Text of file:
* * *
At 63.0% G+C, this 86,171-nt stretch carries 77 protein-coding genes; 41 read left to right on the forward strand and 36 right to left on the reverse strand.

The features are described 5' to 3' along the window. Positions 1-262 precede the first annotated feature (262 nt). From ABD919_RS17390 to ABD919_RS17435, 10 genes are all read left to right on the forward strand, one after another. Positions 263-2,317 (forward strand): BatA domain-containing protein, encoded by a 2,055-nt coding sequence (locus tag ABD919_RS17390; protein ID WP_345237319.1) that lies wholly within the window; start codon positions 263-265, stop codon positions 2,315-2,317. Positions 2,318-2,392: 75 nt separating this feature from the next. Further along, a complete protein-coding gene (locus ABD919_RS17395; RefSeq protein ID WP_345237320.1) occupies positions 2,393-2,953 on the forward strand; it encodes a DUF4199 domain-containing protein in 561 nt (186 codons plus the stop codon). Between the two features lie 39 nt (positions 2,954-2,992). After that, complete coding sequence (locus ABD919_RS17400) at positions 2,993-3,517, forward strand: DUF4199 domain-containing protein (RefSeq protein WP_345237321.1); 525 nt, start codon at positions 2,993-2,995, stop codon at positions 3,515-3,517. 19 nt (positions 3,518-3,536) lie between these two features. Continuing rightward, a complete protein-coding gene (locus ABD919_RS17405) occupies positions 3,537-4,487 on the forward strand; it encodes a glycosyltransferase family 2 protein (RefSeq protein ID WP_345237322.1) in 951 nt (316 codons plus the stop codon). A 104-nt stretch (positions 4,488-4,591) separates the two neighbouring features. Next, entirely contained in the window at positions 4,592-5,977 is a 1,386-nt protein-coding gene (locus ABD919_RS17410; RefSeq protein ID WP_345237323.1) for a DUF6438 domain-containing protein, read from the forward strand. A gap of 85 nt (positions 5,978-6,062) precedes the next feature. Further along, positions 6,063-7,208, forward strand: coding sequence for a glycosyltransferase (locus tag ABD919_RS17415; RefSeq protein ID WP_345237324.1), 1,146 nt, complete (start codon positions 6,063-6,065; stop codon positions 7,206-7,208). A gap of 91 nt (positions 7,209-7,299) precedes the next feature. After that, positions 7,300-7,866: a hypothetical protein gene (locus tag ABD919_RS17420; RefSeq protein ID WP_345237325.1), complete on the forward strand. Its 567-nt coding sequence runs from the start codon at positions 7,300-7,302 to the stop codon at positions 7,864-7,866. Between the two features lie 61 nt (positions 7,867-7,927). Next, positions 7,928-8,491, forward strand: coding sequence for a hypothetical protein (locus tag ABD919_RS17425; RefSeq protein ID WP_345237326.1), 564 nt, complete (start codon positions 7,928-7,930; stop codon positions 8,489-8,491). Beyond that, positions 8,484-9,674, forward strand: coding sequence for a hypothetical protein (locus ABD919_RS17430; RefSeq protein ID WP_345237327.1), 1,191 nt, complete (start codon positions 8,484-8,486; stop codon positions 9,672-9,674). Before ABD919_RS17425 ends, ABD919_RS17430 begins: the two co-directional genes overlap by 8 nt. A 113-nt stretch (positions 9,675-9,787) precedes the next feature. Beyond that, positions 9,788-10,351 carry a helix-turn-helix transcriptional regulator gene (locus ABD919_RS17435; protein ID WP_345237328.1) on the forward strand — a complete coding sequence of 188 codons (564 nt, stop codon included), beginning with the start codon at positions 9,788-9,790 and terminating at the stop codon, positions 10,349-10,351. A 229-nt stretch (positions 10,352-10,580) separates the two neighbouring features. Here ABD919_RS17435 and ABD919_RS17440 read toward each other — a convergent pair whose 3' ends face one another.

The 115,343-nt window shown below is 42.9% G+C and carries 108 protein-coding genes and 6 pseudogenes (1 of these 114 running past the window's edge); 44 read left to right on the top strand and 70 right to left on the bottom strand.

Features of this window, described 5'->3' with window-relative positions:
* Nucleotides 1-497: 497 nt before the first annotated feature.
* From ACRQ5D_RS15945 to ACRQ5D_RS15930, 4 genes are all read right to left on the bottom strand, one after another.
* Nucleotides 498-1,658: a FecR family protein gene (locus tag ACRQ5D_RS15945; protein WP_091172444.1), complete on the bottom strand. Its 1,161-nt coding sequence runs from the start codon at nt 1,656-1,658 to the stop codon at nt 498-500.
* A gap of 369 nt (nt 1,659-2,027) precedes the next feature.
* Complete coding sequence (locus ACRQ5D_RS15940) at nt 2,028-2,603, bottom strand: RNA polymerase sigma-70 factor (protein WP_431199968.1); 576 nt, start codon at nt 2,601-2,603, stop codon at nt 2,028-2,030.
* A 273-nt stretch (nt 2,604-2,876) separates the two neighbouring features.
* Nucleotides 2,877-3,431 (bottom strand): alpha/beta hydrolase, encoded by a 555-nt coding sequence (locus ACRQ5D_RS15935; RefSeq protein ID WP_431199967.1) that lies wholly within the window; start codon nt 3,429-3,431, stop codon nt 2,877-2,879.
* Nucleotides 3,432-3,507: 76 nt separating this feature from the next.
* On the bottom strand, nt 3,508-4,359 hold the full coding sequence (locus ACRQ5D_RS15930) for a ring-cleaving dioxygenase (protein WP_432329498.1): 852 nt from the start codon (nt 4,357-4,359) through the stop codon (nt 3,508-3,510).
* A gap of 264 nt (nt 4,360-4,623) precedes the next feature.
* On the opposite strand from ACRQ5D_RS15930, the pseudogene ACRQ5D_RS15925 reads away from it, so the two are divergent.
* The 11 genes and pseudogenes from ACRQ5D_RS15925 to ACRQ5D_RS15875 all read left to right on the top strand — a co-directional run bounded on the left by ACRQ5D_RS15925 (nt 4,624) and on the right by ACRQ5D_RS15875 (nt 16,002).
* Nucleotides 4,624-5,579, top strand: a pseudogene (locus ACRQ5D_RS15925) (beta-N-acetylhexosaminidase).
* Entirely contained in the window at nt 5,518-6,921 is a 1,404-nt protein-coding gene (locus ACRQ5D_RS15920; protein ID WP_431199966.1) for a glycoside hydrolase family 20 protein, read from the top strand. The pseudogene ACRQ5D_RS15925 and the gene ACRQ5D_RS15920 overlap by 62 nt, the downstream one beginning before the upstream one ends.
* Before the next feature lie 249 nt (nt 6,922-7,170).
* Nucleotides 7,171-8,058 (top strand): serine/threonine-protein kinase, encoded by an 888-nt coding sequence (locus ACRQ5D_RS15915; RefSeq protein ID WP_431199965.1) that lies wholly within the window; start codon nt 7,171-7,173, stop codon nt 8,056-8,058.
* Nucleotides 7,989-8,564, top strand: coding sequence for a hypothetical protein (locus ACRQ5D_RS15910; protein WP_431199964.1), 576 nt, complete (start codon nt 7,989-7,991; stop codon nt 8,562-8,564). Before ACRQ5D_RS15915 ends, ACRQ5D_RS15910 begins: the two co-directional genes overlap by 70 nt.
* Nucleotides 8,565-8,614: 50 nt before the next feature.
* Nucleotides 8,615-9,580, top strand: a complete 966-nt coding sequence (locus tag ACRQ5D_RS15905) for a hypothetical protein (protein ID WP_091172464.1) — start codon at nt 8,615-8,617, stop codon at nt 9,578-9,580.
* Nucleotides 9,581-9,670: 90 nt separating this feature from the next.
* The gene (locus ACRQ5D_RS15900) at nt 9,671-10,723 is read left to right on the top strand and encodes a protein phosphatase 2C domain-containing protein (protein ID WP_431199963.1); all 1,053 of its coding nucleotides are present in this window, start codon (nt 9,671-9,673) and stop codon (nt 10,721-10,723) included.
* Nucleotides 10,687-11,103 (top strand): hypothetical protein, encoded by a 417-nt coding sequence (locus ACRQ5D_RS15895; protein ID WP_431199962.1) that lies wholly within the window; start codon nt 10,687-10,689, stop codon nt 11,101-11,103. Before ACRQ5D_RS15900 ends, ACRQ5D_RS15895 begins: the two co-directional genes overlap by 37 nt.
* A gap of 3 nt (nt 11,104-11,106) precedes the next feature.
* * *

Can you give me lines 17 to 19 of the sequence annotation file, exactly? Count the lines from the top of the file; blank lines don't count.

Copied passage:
* Nucleotides 4,624-5,579, top strand: a pseudogene (locus ACRQ5D_RS15925) (beta-N-acetylhexosaminidase).
* Entirely contained in the window at nt 5,518-6,921 is a 1,404-nt protein-coding gene (locus ACRQ5D_RS15920; protein ID WP_431199966.1) for a glycoside hydrolase family 20 protein, read from the top strand. The pseudogene ACRQ5D_RS15925 and the gene ACRQ5D_RS15920 overlap by 62 nt, the downstream one beginning before the upstream one ends.
* Before the next feature lie 249 nt (nt 6,922-7,170).